• AF Roger

    The pursuit of dollars, ever more of them, is more boundless than the universe. Several years ago, you asked me to help locate a KIA’s family members in the area so that a vet could contact them. I went to the public library to look through microfilm issues of the local newspapers from the late 60′s until I finally found the obit that listed survivors.

    It was shocking to see the ads in these papers from a time when everyone said we were sinking morally like the Titanic. The major department stores had ads for clothing, of course, including women’s and girls’ underwear. But not one included an actual photograph, let alone anything in color which was still years off. The images were all line drawings only. They were very, very modest in what they portrayed, and they were all stylized in order to be one step removed from the actual proportions of the human body–in the direction of moderation, not exaggeration. Compare to the ads that arrive in newspapers and magazines today or to the Vicky’s Secret commercials on TV. Compare to the reality crime shows which now not only deal with the subject matter of violent and violent sexual crimes. Now we get the realistic re-enactment flashbacks of those crimes complete with screams, beatings, blood and sexual acts. And that’s just what’s out there in the normal flow of things that don’t even require paid cable subscriptions and passwords. The more “shocked” and overstimulated people become, the more stimulatiuon is required. That’s not shocking. It’s the cycle of the downward spiral of addiction. We are surrounded by children regularly exposed to it and adults who seem not even to notice the difference anymore.

  • Payton

    This women is 2 months shy of being 18, if she committed a crime she would be charged as an adult. I think she’s capable of making a choice to take part in this ad and you cannot put restrictions on a person because your opinion is she LOOKS younger then she is. I look 18 an I’m 26, yet I couldnt be denied at bar for “looking young”. Thats not how things work. Ps. 16 is the consenting age for sex in most states. Yet she’s too young for a picture in a dress. I think people just like to find something to whine about. An comparing this PICTURE to the rape victims at penn state in kind of evil an I doubt those or their families would disagree.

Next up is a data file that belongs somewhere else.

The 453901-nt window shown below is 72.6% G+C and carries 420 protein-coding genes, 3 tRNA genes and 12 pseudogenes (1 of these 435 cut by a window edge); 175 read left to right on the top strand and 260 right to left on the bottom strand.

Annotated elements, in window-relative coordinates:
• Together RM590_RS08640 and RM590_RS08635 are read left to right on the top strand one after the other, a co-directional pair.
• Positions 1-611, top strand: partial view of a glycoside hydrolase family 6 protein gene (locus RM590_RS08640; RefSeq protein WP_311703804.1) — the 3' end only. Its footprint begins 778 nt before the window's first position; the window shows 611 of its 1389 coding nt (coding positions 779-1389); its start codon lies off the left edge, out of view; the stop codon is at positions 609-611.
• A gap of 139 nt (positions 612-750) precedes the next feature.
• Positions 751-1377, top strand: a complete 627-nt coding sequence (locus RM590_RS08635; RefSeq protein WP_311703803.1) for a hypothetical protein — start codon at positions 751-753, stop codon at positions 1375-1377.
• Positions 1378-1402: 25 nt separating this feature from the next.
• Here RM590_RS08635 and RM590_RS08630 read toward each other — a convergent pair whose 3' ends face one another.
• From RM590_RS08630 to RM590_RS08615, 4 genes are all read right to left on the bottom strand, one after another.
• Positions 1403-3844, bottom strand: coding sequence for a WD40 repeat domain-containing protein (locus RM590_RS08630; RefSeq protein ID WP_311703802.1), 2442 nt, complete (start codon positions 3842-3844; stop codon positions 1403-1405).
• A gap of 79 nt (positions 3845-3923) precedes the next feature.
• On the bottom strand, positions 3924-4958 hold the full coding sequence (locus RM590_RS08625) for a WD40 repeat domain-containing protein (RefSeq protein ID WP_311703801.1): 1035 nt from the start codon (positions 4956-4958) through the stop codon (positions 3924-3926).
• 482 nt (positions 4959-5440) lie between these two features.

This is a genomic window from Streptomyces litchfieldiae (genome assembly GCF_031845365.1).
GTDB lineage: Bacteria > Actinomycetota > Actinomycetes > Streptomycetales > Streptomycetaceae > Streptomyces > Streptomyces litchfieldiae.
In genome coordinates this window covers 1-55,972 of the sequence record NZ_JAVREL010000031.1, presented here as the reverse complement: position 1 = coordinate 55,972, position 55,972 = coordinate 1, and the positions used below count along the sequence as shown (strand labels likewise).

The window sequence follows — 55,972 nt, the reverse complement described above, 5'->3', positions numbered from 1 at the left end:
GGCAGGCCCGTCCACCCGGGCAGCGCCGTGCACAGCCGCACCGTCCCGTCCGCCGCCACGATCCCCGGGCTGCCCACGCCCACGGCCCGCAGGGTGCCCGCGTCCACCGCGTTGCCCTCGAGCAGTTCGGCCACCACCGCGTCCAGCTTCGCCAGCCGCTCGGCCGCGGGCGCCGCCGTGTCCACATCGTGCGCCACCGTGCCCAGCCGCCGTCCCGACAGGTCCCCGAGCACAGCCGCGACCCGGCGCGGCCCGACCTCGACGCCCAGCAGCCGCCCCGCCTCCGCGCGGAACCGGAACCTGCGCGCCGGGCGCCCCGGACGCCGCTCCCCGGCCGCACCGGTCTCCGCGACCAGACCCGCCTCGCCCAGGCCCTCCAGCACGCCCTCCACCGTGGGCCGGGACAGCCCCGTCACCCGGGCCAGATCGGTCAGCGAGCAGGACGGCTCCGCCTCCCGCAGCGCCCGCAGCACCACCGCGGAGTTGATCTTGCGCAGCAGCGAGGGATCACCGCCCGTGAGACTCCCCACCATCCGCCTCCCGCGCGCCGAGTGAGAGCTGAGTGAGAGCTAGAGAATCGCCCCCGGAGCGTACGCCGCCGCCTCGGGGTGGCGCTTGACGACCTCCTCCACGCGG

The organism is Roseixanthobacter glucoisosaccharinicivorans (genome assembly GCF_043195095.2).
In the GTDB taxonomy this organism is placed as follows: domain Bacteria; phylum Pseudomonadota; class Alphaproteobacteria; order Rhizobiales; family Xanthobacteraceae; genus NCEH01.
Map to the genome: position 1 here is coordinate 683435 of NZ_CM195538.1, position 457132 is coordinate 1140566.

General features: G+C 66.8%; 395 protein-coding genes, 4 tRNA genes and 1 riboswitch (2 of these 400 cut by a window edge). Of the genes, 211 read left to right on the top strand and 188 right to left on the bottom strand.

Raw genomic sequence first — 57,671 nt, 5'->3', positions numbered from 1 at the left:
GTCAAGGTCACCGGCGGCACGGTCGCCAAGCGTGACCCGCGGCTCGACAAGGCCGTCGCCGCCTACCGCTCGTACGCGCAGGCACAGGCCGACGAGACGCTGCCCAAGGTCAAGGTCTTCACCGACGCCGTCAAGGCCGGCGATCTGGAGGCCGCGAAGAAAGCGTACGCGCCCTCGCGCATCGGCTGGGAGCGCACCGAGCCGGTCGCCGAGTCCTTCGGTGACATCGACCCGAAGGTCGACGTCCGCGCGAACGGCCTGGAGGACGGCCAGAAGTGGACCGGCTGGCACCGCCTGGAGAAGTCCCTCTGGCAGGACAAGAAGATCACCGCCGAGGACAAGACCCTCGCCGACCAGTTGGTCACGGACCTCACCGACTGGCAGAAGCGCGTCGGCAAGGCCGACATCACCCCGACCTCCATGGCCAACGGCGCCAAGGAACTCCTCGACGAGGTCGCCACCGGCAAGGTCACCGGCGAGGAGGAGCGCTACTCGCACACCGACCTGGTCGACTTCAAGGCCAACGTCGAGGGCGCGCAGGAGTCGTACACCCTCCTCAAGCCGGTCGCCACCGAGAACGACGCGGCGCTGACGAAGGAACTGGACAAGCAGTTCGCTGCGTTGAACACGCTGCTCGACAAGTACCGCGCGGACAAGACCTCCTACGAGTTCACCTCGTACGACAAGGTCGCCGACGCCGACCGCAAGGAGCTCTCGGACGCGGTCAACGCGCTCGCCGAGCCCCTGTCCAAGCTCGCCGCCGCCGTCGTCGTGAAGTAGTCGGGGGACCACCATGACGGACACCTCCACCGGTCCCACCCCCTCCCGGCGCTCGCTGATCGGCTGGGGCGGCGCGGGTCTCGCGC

• http://karenzach.com Karen Spears Zacharias

      No one is saying Dakota Fanning isn’t old enough to pose however she chooses. And no one is suggesting that this sort of advertising is in kind evil as Penn State. The point the Brits are making and one I concur with, is that the ad itself sexualizes children. The ad was an admitted reference to the novel Lolita, about a man who fixates on a 12-year-old, and grooms her to be his sexual partner after he becomes her stepfather.
      The notion that it’s okay to groom children for sex, whether it be in a novel, or in an ad, is its own kind of evil.